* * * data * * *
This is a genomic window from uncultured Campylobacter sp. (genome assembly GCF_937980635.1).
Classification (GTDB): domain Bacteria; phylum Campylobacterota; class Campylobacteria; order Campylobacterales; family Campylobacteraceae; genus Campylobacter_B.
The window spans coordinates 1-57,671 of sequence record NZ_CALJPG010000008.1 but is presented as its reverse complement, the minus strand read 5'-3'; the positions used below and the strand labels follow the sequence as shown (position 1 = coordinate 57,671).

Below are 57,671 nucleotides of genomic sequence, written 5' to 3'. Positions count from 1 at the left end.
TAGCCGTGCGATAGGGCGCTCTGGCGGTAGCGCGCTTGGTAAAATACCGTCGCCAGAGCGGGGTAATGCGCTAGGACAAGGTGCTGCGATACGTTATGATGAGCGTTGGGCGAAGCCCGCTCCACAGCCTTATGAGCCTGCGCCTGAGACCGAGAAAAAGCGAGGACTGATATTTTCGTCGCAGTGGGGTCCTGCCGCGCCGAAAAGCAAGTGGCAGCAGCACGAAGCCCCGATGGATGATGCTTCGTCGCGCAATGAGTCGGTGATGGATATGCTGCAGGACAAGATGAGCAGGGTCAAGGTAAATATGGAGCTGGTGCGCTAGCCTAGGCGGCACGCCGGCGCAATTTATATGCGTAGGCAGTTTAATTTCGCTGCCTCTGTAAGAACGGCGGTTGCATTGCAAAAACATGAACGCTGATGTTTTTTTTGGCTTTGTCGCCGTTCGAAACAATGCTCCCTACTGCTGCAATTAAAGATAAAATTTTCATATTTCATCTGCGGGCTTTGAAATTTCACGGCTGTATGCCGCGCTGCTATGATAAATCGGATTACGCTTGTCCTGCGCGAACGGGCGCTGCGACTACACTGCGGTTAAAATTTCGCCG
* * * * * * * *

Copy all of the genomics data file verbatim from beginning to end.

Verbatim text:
This is a genomic window from uncultured Campylobacter sp. (genome assembly GCF_937980635.1).
Classification (GTDB): domain Bacteria; phylum Campylobacterota; class Campylobacteria; order Campylobacterales; family Campylobacteraceae; genus Campylobacter_B.
The window spans coordinates 1-57,671 of sequence record NZ_CALJPG010000008.1 but is presented as its reverse complement, the minus strand read 5'-3'; the positions used below and the strand labels follow the sequence as shown (position 1 = coordinate 57,671).

Below are 57,671 nucleotides of genomic sequence, written 5' to 3'. Positions count from 1 at the left end.
TAGCCGTGCGATAGGGCGCTCTGGCGGTAGCGCGCTTGGTAAAATACCGTCGCCAGAGCGGGGTAATGCGCTAGGACAAGGTGCTGCGATACGTTATGATGAGCGTTGGGCGAAGCCCGCTCCACAGCCTTATGAGCCTGCGCCTGAGACCGAGAAAAAGCGAGGACTGATATTTTCGTCGCAGTGGGGTCCTGCCGCGCCGAAAAGCAAGTGGCAGCAGCACGAAGCCCCGATGGATGATGCTTCGTCGCGCAATGAGTCGGTGATGGATATGCTGCAGGACAAGATGAGCAGGGTCAAGGTAAATATGGAGCTGGTGCGCTAGCCTAGGCGGCACGCCGGCGCAATTTATATGCGTAGGCAGTTTAATTTCGCTGCCTCTGTAAGAACGGCGGTTGCATTGCAAAAACATGAACGCTGATGTTTTTTTTGGCTTTGTCGCCGTTCGAAACAATGCTCCCTACTGCTGCAATTAAAGATAAAATTTTCATATTTCATCTGCGGGCTTTGAAATTTCACGGCTGTATGCCGCGCTGCTATGATAAATCGGATTACGCTTGTCCTGCGCGAACGGGCGCTGCGACTACACTGCGGTTAAAATTTCGCCG